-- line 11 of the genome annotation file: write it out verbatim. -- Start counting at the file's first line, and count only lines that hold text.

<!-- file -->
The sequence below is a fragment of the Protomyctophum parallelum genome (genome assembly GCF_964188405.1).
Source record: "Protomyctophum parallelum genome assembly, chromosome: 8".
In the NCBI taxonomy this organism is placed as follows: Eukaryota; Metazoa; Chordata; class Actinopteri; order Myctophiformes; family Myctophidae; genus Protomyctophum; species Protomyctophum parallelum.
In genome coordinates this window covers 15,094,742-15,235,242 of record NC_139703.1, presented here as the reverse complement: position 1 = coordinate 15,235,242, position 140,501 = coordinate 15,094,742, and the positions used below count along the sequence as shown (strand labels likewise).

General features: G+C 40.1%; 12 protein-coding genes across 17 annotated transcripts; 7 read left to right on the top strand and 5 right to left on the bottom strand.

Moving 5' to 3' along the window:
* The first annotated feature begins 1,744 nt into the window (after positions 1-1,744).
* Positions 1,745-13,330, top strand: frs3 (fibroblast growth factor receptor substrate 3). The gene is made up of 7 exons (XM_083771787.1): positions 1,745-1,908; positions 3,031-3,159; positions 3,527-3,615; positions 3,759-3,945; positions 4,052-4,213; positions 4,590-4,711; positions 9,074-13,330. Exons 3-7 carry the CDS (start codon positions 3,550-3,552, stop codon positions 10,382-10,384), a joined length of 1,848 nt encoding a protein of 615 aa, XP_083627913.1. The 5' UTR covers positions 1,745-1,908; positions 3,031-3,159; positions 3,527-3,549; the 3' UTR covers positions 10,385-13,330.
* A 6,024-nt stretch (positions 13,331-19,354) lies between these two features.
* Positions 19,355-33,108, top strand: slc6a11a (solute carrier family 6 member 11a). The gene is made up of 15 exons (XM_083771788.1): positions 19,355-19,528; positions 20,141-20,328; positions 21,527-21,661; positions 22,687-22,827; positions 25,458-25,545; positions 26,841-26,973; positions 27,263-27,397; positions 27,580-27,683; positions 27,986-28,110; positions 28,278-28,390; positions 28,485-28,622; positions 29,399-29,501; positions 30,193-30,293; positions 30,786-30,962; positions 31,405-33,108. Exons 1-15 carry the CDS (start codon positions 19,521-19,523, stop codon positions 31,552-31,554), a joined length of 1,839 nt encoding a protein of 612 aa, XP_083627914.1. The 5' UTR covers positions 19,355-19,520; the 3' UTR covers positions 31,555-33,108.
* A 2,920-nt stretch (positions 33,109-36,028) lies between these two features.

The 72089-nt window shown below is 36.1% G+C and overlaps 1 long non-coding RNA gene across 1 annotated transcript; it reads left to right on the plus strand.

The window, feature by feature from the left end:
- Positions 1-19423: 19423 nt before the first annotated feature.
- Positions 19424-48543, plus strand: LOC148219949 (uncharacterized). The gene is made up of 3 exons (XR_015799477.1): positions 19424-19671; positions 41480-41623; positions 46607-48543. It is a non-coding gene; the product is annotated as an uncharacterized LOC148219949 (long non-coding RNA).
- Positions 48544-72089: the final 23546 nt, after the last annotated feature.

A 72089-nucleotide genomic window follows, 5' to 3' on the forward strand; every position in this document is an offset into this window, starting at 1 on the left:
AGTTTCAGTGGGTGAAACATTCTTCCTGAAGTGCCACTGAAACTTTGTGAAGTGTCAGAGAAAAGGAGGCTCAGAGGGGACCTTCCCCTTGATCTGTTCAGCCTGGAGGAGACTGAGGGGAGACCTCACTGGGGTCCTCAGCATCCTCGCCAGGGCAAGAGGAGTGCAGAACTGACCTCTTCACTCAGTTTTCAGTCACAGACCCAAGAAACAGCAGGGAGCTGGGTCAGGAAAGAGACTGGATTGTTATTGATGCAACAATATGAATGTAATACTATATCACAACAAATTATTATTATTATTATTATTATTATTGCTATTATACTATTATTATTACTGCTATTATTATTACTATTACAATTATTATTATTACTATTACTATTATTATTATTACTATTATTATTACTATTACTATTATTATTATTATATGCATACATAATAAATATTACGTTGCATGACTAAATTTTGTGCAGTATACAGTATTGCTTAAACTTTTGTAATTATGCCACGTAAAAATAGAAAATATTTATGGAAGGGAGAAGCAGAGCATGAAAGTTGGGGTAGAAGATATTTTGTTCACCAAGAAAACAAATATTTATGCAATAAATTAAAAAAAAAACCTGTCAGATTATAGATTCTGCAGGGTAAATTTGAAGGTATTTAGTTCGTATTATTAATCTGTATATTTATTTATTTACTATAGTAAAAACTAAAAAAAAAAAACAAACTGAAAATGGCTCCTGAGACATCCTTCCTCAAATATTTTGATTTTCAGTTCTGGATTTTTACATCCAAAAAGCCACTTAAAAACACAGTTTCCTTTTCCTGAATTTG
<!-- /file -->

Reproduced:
* A 2,920-nt stretch (positions 33,109-36,028) lies between these two features.